Quilter's Sewing Machine Table.




About: I'm an Engineer, who originally inherited the family business (Thanks Dad (RIP JC Taylor, 1938-2011)) after working in it for 25 years, designing and building scientific instruments. In 2013, I was head-h...

Here, inevitably, is a project made for my wife, Lizzyastrouk, as an accessory for her at the Manchester Maker Faire.

It provides the quilter with a larger level surface to arrange squares on, whilst sewing.

Thrown together in a morning, it uses 10mm thick acrylic for the top surface, into which I cut the outside profile of her favourite sewing machine.

Step 1: First Measure Your Machine.

I was fortunate that Lizzy has a sewing table with an insert cut to take her machine, so I just copied that.

You need to measure, reasonably accurately the profile of your machine at the level of the platen. I'd make a template to check the design fits !

My table size was limited by what I could fit into my laser cutter, but you don't have to use a laser, and you don't have to use acrylic, but it does look pretty.....

I also added a series of parallel engraved lines to the platen, 0n 12.7mm, 1/2" centres, as a sewing guide - so the long lines you see DON'T go through !

Step 2: Cutting.

Laser cutting is  really simple, if you've got it, but otherwise standard wood techniques work just fine. I used a fine pitched circular saw to cut the profile to final size outside, to save over an hour on the laser.

If you use acrylic "by hand", you can scratch the guide lines in with a piece of hacksaw blade, sharpened into a very thin chisel.

Step 3: Edge Polishing.

Edge polishing can be done in two ways - the traditional file/ abrasive/abrasive/abrasive/abrasive/metal polish method.....or the fire method.

The fire method needs a small, very hot, blowtorch, speed, co-ordination and courage.....

1.) File the edges smooth to remove the saw marks.
2.) Use a Stanley knife (box cutter) blade as a scraper, and plane off the file marks.
3.) Take a hot torch - I'm using an oxy-propane torch, and FLASH it down the edge - it takes around 2 seconds to do one long 600mm (24") polish.

Here's an instructable on flame polishing

Here, I've used 6mm corner radiusing cutter in my router, and gone right round the frame. It helps let the fabric move freely. around the table.

Step 4: Stand.

The stand consists of 5 pieces of 10mm (3/8") ply, to form a platform exactly as high as the sewing machine platen - the thickness of the new plate.

Cut the strips on a table saw (with appropriate precautions) and then glue together - making sure the strips don't interfere with where the machine will sit !!!

Clearly there's actually scope to put some more bits and pieces storage in the underbox - if I revise the design, I'd probably open the front of the box up a bit.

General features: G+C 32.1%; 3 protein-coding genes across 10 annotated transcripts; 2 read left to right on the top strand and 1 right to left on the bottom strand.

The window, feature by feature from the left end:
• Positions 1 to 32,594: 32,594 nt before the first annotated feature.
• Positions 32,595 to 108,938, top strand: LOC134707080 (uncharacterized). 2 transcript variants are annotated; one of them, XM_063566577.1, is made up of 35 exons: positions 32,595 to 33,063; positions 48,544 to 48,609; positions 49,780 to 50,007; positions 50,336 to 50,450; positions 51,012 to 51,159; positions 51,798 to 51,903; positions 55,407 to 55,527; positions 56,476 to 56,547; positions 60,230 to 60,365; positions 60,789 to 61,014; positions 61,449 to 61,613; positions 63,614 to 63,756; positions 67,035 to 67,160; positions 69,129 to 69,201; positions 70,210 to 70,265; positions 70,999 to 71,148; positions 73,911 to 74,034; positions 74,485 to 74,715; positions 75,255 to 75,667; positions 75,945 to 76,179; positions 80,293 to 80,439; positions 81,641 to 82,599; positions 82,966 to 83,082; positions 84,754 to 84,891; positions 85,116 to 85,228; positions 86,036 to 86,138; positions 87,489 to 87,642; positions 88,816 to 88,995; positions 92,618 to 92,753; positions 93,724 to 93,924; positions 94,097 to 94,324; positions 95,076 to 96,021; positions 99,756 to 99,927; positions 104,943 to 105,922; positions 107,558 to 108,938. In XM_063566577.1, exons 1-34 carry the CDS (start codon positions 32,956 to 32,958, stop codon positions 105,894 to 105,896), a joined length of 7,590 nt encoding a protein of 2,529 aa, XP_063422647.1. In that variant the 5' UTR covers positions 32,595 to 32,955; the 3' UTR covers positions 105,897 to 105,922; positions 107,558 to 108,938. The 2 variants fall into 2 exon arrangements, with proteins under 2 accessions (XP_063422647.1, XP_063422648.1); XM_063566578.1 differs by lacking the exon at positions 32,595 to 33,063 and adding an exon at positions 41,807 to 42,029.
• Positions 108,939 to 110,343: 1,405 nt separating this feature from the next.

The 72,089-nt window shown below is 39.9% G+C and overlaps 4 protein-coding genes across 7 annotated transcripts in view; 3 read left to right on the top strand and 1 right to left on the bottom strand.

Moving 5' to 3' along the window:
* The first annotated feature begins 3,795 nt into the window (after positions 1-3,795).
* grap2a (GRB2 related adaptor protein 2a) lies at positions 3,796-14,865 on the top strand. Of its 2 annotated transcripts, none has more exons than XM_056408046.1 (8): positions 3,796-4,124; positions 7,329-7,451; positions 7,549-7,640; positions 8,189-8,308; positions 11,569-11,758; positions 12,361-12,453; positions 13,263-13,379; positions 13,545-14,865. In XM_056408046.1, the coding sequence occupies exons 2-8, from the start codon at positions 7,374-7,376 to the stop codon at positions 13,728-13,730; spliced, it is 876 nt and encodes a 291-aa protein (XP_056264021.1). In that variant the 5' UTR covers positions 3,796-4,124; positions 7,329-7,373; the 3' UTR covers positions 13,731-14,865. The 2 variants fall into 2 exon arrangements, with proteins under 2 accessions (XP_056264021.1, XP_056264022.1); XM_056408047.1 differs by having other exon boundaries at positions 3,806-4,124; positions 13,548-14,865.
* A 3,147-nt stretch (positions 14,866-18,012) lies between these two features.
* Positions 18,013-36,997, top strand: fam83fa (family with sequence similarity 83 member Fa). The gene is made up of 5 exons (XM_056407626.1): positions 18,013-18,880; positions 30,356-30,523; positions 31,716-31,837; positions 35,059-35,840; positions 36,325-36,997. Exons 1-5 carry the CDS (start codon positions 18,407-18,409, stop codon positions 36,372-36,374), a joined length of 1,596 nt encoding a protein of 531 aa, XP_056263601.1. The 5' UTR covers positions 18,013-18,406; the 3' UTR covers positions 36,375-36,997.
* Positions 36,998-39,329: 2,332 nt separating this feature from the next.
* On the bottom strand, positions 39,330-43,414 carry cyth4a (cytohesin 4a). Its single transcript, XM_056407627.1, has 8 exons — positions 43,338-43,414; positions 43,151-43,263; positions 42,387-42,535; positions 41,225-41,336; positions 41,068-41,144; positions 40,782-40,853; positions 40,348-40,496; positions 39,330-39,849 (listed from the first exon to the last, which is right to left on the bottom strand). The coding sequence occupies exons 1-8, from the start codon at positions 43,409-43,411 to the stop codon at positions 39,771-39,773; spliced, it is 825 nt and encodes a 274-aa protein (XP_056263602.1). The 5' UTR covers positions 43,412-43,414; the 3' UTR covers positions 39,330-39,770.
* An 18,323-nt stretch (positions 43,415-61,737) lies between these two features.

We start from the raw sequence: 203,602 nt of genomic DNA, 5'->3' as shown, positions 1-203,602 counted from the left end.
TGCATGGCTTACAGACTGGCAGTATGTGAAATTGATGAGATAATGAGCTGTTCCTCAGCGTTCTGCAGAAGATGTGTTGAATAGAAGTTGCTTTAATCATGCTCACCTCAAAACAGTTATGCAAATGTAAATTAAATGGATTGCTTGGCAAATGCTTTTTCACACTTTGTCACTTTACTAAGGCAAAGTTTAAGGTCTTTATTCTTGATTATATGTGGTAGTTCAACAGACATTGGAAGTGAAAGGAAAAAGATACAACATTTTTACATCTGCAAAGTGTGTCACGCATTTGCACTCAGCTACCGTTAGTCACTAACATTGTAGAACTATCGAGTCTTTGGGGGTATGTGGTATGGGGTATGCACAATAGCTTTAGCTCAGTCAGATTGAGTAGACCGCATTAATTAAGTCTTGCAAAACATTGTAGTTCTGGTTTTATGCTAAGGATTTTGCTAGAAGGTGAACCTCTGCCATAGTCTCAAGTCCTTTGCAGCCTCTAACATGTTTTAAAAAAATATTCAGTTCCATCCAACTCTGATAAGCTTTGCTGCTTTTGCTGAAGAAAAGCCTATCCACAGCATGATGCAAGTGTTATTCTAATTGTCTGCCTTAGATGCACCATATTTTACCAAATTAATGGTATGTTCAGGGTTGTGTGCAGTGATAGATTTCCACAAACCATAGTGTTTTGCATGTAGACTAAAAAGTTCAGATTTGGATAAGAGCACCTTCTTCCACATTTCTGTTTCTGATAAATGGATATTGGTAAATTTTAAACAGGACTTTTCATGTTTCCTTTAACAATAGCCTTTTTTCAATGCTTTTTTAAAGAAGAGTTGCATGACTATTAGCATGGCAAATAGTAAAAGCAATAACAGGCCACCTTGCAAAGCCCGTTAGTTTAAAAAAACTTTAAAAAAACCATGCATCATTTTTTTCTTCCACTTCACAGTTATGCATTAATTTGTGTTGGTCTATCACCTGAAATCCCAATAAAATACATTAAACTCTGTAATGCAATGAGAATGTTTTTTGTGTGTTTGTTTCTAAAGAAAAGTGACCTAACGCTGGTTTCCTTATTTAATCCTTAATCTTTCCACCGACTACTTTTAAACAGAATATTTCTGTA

• Pie Contest

      Pie Contest
    • Fat Challenge

      Fat Challenge
    • Jewelry Challenge

      Jewelry Challenge

    16 Discussions


    6 years ago on Introduction

    That is a super clever idea! Even for non-quilters, I could see a lot of benefit in having the extra room to work with and the guide lines are a fantastic idea.

    So.... when I trace my machine, where do I send the template for you to cut? LOL...

    6 replies

    :D I'm impressed. When I first saw the photo, I thought it was part of the sewing machine (as in manufactured that way). Well done. :)


    2 years ago

    Love this and seems easy to make from wood. Thank You for your post.


    4 years ago on Introduction

    Now this is nice! I've seen several home made stands and they were as nothing compared to yours - wow! Great tut - thanks!

    1 reply

    5 years ago

    I was wondering what the dimensions are for the table, the main length (from left to right) and the width (from front to back). How much did the acrylic cost? I know it's been a while, I would have to convert for currency difference & prices change. Just curious. And you had all the equipment to make this? It looks awesome! Your wife is very lucky!! Dang!!

    2 replies

    Reply 5 years ago on Introduction

    It sticks out about 8 inches to the left of the foot, six inches behind the machine, and three to the front. The rest is down to the dimensions of the sewing machine, as you can perhaps see from Lizzy using it.

    There's probably about 20 dollars in acrylic there, if you buy a small piece. We're visiting the USA in a couple of weeks, if you want the acrylic piece making let me know, and we'll bring one over. I need to know the dimensions of your machine at the level of the sewing plate of course.


    Reply 5 years ago on Introduction

    Oh my that would awesome. Actually I'm going to buy a new machine this week so I'll let you know! Where in the US are you going?


    6 years ago on Introduction

    Hubby made something like this out of an old acrylic printer stand.
    I love it.


    6 years ago on Introduction

    Thank you Steve!

    This was great help at the Maker Faire when I had to take my machine out of the cabinet it usually lives in. A bigger flat bed is a great help when sewing flat seams whether quilts, clothing or furnishings. Any time I take my machine away with me this table will certainly be coming along too.